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Sunday, 13 December 2009


BAA electronic bulletin No. 00455  


The Geminid meteor shower is now underway, and it is hoped that observers
will pull out all the stops this year to cover the shower as comprehensively
as possible given that conditions are virtually ideal for observers this
December.  Unfortunately, weather forecasts indicate variable observing
conditions across the British Isles and Northern Europe, so it is important
to have a good geographical spread of observers to ensure adequate coverage.

Active from December 7-16, but with a slow rise to maximum, the Geminids are
currently the most active of the regular annual showers, with rates
outstripping those of the Perseids for a 24-hour interval centred on their
13-14 December maximum - a real treat for observers prepared to brave the
winter cold and damp.  Some forecasts have indicated peak Geminid Zenithal
Hourly Rates of up to 140 m/h this year.

This year, Geminid activity is expected to peak during the early morning
hours of Monday, December 14th. The maximum is broad, however, and it is
important to have a spread of observers making observations throughout the
night on the evening of Sunday 13th/early morning of Monday 14th December to
cover the shower maximum well.  In addition, observations made on nights
both before and after the main peak will be welcomed by the BAA Meteor

As the table below shows, the Geminid radiant (at RA 07h 32m  Dec +33o, just
north of Castor) rises early on and reaches a respectable altitude well
before midnight, so observers who are unable to stay up late can still
contribute very useful watches. However, the early morning hours of both
Monday, 14th and Tuesday, 15th are likely to see the greatest Geminid
activity, when the radiant is high in the sky.

Local Time    Radiant Altitude (53oN)
20h                              25.4o
21h                              34.1o
22h                              43.1o
23h                              52.1o
00h                              60.5o
01h                              67.1o
02h                              70.0o
03h                              67.4o

There is the added bonus of an increased proportional abundance of bright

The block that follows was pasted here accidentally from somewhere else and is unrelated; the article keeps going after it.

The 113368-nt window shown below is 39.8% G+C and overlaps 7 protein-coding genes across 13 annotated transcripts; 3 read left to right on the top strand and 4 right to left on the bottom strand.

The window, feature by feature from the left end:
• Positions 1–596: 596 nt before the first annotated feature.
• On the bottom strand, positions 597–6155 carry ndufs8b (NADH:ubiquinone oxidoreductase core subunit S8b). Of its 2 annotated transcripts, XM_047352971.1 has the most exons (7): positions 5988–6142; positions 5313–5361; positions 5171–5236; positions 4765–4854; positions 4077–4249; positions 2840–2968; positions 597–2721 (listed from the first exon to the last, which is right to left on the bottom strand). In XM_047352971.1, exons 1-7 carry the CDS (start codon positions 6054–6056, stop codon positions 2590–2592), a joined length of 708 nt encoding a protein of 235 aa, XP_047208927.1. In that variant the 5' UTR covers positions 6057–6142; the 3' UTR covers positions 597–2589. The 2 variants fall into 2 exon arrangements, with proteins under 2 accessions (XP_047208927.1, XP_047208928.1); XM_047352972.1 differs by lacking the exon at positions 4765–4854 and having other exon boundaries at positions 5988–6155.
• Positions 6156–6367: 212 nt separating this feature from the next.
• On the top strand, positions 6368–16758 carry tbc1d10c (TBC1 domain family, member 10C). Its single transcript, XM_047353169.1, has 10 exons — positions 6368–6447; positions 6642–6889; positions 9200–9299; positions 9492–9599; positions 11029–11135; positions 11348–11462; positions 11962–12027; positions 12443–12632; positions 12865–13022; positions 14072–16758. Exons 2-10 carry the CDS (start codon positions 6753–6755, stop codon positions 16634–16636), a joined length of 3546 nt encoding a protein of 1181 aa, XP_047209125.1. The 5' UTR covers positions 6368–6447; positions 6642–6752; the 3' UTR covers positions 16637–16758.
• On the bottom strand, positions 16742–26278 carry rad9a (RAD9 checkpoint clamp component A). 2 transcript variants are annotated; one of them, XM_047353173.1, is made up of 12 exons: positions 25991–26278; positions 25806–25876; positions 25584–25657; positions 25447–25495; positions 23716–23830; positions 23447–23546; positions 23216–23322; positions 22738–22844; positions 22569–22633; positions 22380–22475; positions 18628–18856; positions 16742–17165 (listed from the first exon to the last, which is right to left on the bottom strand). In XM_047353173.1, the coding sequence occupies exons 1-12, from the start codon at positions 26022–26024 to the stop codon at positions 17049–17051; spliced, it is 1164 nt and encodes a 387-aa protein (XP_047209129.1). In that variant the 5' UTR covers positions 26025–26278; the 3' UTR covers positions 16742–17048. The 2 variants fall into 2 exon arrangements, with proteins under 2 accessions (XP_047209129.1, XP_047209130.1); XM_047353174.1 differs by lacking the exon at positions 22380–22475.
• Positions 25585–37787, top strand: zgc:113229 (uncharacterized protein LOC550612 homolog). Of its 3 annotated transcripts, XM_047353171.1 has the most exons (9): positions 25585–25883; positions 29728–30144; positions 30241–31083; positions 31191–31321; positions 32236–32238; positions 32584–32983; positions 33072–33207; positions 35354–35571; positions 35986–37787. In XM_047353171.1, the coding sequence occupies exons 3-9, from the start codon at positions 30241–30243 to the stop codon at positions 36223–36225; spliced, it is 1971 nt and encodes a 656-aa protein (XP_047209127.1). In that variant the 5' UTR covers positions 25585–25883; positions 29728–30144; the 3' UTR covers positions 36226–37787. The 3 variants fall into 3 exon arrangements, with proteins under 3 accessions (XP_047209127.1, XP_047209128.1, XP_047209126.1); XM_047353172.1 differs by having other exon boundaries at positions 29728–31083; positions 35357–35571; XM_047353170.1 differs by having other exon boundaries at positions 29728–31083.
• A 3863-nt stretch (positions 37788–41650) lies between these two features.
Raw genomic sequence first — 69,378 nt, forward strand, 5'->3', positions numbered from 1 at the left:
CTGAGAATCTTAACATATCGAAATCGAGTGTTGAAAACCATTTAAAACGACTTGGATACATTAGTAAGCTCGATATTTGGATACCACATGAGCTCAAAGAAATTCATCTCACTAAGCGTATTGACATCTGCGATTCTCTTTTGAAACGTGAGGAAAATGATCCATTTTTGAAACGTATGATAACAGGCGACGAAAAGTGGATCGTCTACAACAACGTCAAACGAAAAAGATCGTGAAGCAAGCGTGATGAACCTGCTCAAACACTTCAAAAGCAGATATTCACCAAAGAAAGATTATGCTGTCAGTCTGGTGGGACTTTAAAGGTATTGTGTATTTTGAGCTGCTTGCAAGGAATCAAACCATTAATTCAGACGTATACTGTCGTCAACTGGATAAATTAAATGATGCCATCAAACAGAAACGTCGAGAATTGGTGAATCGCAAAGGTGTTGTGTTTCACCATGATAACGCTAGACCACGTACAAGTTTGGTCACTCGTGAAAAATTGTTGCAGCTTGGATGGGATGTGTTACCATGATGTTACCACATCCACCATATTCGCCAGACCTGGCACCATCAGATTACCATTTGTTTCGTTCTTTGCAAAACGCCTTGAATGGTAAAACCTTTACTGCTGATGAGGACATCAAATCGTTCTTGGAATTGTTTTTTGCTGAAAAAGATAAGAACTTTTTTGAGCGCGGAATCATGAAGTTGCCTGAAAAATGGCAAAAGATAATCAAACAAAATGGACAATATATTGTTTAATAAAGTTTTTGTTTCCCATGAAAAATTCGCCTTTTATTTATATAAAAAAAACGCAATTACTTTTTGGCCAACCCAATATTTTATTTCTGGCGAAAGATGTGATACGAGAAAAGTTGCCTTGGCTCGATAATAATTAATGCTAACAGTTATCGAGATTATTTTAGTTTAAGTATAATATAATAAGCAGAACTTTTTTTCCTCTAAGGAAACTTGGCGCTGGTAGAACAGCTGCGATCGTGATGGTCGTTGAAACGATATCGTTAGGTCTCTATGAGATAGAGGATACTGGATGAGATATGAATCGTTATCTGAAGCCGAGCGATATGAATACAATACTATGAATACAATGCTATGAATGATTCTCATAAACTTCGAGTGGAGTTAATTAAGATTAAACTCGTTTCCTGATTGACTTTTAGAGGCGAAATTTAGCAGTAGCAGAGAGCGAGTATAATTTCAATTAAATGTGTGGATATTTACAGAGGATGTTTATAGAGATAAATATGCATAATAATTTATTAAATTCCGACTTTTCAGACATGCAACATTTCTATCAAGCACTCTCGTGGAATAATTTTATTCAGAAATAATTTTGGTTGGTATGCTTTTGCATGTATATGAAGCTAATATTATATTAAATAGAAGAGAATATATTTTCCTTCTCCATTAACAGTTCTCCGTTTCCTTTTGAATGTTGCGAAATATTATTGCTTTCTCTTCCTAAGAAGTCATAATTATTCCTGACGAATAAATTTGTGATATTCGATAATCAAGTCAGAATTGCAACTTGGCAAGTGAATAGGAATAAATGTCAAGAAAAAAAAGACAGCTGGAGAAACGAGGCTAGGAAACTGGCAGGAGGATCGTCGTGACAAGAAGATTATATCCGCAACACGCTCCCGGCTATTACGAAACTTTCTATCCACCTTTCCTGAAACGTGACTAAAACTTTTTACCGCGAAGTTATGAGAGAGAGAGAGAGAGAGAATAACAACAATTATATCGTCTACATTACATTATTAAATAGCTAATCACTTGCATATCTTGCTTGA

events after maximum; past observations show that bright Geminids become
more numerous some hours after the rates have peaked, a consequence of
particle-sorting in the meteor stream.

Geminid meteors enter the atmosphere at a relatively slow 35 km/sec, and
thanks to their robust (presumably rocky/asteroidal as opposed to
dusty/cometary) nature tend to last longer than most in luminous flight.
Unlike swift Perseid or Orionid meteors, which last only a couple of tenths
of a second, Geminids may be visible for a second or longer, sometimes
appearing to fragment into a train of 'blobs'. Their low speed and abundance
of bright events makes the Geminids a prime photographic target.

This year, conditions are ideal as far as the Moon is concerned; New Moon is
on December 16, so there will no interference from moonlight this year.

Unusual in being associated with an asteroid - (3200) Phaethon - rather than
a comet, the shower has grown in intensity since the 1980s as a result of
the meteor stream orbit being dragged gradually outwards across that of the
Earth. A consequence is that we currently encounter the most
densely-populated parts of the meteor stream. This happy situation is
unfortunately only temporary - in a few more decades, Geminid displays can
be expected to diminish in intensity. Here we have an excellent opportunity
to follow, year on year, the evolution of a meteor stream. In recent years,
from the UK, the Geminids have shown typical peak observed rates of 60-70
meteors/hr in good skies. Wrap up warmly and enjoy what should be a great

For further information, or copies of report forms, observing notes, and
details of how to carry out group meteor watches, please visit the BAA
Meteor Section website at

John W Mason
Acting Director
BAA Meteor Section

BAA electronic bulletins service.      E-mail:
Bulletin transmitted on  Sun Dec 13 11:49:14 GMT 2009
(c) 2009 British Astronomical Association
Good Clear Skies
Colin James Watling
Real Astronomer and head of the Comet section for LYRA (Lowestoft and Great Yarmouth Regional Astronomers) also head of K.A.G (Kessingland Astronomy Group) and Navigator (Astrogator) of the Stars (Fieldwork)

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